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Phantoms

Review by Elias Savada
Posted 30 January 1998

  Directed by Joe Chappelle

Starring Peter O'Toole, Rose McGowan,
Joanna Going, Liev Schreiber, and Ben Affleck

Screenplay by Dean Koontz, based on his book

Phooey! As this small-town horror flick limps its way to home video oblivion, no viewer (and there were exceedingly few, thank goodness, as the film grabbed a paltry $3.1 million of the U.S. box-office gross last weekend) will mistake this drivel for what it's being hyped as – a Scream rip-off. Distributor Dimension Films, which is responsible for the popular Scream titles (number three in that trilogy is due later this year), suggests in the ever-so-bleh picture's ad slicks a shameless graphic connection to its much more successful cousins. There are obvious links between them, but nowhere near the talent. Liev Schreiber, a veteran of the Scream series, here plays sleazy, whacked-out Deputy Stu Wargle, who would better belong in a sanitarium. Surprisingly, his character is not described in press notes as a disgruntled former postal employee.

I didn't sit down in my theater seat expecting the worst, but my hopes quickly evaporated. Author-screenwriter Dean Koontz has written some great scary horror books that have found wide approval. I've been wearing down pages in his paperbacks on summer vacations for years, but being a literary master of suspense doesn't mean you can translate the material to the screen. Stephen King has the same problem. Let the professionals take over when you want a film adaptation done right, and Koontz should have had the sense to let that happen with this book, which he wrote in 1983. Judging from the critical drubbing Phantoms has induced, wordsmith Koontz will likely think twice about interpreting another tome for big screen consumption (although he has already adapted his novel Cold Fire for ultimate popcorn fare). Director Joe Chappelle's third feature, following his Thieves Quartet (1994) and Halloween: The Curse of Michael Myers (1996), adds no dimension to a standard issue low-budget production.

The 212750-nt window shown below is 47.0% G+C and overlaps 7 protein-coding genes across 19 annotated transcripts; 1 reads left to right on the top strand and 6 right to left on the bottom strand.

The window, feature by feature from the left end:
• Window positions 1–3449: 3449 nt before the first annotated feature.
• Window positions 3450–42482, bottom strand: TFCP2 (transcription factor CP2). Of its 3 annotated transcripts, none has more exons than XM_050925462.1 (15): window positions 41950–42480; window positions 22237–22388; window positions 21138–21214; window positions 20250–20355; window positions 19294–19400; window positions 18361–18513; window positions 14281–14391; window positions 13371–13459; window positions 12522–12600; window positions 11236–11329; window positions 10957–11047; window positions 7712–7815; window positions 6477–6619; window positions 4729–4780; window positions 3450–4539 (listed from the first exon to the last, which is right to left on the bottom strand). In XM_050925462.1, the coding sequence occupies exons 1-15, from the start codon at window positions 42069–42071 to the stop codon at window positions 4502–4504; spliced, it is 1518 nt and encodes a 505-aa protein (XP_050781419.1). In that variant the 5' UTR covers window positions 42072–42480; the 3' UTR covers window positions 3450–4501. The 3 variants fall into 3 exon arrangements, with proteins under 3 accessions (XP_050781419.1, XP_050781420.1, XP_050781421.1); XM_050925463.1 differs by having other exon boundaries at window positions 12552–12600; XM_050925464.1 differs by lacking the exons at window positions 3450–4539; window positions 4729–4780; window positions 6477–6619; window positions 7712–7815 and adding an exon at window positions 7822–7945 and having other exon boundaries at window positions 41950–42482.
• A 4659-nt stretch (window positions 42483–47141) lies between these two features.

And then there's Peter O'Toole. What the heck is he doing in this film! It was like watching the late John Carradine, a great character actor (and father of Keith, David, and Robert) whose fine portrayal of Casey in The Grapes of Wrath (1940) was overshadowed by his appearance in his waning years in too many grade z horror films. I hope Mr. O'Toole was paid a better-than-decent salary so he can return to a more appropriate vehicle deserved of this seven-time Academy Award nominee (including several of my all-time favorite films – Lawrence of Arabia, The Lion in Winter, The Stunt Man, and My Favorite Year).

Ben Affleck, co-star and co-writer of the exceptional Good Will Hunting, trods through the film as the heroic Sheriff Bryce Hammond who, with his two deputies (Schreiber and Nicky Katt) and sisters Lisa (Rose McGowan, an alumnus of Scream) and Dr. Jenny Pailey (Joanna Going) find themselves the only surviving citizens of Snowfield, Colorado, a sleepy (and now deadly) Rocky Mountain community just east of the Continental Divide. Timothy Flyte (O'Toole), an Oxford scholar-turned-tabloid journalist (as unlikely a job description as would be Vatican Pope-turned-aerobics instructor) had been warning his reading public of the monstrous shape-shifting flatworm from hell – dubbed the "Ancient Enemy"--in a series of articles in a national rag. As the supernatural enemy undoubtedly reads this infamous publication (hey, even the stars read the Inquirer) or absorbs the headlines from the people it has eaten, it is smart enough to lure the elderly Flyte (and a horde of incompetent medical/military types in several souped-up high-tech RVs) to the deserted town to write the egotistical beast's bio for the next issue. Please, O.J., where are you when we need you!

Now, as the hack is quite a learned fellow and all the government types prove to be fatal pawns in the monster's game, it is up to Flyte to conveniently figure out all the fine-tuned tests necessary to determine what the antagonist is allergic to. An amazing accomplishment as the scribe seems to prefer old manual typewriters over the latest Pentium processor. Flyte also adds a dose of reverse psychology in a battle against this threat to all mankind. And just when you think that peace and tranquillity will reign supreme and we can go back to our meager existence, a little tease of an ending suggests it's not over yet.

Phooey!


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